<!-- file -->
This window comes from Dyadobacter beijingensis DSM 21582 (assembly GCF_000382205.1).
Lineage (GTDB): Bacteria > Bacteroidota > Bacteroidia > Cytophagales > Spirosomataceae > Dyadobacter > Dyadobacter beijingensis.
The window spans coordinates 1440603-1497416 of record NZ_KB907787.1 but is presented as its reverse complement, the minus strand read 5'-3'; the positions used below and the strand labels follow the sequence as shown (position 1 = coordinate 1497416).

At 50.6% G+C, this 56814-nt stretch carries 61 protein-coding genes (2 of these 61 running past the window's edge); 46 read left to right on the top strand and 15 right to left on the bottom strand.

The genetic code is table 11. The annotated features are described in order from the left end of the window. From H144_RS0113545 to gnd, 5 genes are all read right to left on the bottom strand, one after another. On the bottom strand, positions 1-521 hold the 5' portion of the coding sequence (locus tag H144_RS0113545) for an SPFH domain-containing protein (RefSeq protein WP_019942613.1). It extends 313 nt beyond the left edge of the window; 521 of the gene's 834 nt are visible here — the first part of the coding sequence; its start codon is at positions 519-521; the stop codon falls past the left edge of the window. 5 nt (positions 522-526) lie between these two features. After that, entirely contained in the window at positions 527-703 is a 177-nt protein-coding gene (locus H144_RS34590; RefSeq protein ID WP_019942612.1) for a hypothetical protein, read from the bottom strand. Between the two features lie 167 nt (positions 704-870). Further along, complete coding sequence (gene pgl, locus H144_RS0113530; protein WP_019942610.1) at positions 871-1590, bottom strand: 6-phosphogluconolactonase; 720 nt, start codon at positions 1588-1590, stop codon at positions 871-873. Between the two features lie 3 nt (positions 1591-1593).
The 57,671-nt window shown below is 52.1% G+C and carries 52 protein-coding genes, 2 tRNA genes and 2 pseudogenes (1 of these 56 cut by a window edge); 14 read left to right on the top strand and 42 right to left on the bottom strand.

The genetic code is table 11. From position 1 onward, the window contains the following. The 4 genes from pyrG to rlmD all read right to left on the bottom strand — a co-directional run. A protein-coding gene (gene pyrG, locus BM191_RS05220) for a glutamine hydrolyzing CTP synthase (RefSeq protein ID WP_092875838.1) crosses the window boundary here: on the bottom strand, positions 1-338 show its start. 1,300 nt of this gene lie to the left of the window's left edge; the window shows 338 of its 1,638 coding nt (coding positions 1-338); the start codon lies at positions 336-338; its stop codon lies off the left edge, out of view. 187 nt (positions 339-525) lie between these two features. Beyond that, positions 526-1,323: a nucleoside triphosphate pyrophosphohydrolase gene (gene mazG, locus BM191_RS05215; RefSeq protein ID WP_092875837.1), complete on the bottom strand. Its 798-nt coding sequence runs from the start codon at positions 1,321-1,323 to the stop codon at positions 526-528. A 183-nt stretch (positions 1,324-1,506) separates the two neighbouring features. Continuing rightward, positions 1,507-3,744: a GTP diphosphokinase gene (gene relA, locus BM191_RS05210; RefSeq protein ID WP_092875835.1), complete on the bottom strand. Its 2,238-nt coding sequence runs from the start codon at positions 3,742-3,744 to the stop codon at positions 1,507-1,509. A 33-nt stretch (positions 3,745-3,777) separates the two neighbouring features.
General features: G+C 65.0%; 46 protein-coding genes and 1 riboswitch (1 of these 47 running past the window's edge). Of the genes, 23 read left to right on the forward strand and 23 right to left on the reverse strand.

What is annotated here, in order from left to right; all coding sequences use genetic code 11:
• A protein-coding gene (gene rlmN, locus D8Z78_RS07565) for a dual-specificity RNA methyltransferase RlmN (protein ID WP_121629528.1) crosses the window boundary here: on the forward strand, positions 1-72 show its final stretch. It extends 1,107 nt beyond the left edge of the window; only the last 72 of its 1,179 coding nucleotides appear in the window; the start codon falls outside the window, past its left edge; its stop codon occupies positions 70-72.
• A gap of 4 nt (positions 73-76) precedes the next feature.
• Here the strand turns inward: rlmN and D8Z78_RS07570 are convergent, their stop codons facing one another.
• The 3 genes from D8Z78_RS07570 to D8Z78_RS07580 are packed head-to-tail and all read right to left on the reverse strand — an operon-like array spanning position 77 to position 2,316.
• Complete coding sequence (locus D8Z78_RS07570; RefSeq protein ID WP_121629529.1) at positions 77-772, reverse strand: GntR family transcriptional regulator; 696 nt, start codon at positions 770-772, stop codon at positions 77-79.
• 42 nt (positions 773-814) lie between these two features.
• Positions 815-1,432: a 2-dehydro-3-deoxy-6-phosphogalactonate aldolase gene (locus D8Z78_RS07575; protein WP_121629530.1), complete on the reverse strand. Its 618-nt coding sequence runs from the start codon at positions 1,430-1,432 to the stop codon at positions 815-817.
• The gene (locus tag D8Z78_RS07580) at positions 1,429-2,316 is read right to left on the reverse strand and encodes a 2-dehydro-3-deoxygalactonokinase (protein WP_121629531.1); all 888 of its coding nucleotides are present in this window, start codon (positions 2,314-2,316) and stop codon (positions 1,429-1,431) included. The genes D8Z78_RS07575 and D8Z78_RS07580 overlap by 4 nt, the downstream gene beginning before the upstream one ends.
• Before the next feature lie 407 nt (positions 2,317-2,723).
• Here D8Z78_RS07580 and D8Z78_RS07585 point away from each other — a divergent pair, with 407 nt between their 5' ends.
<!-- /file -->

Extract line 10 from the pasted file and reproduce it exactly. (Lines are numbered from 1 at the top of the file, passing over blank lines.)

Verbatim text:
• A protein-coding gene (gene rlmN, locus D8Z78_RS07565) for a dual-specificity RNA methyltransferase RlmN (protein ID WP_121629528.1) crosses the window boundary here: on the forward strand, positions 1-72 show its final stretch. It extends 1,107 nt beyond the left edge of the window; only the last 72 of its 1,179 coding nucleotides appear in the window; the start codon falls outside the window, past its left edge; its stop codon occupies positions 70-72.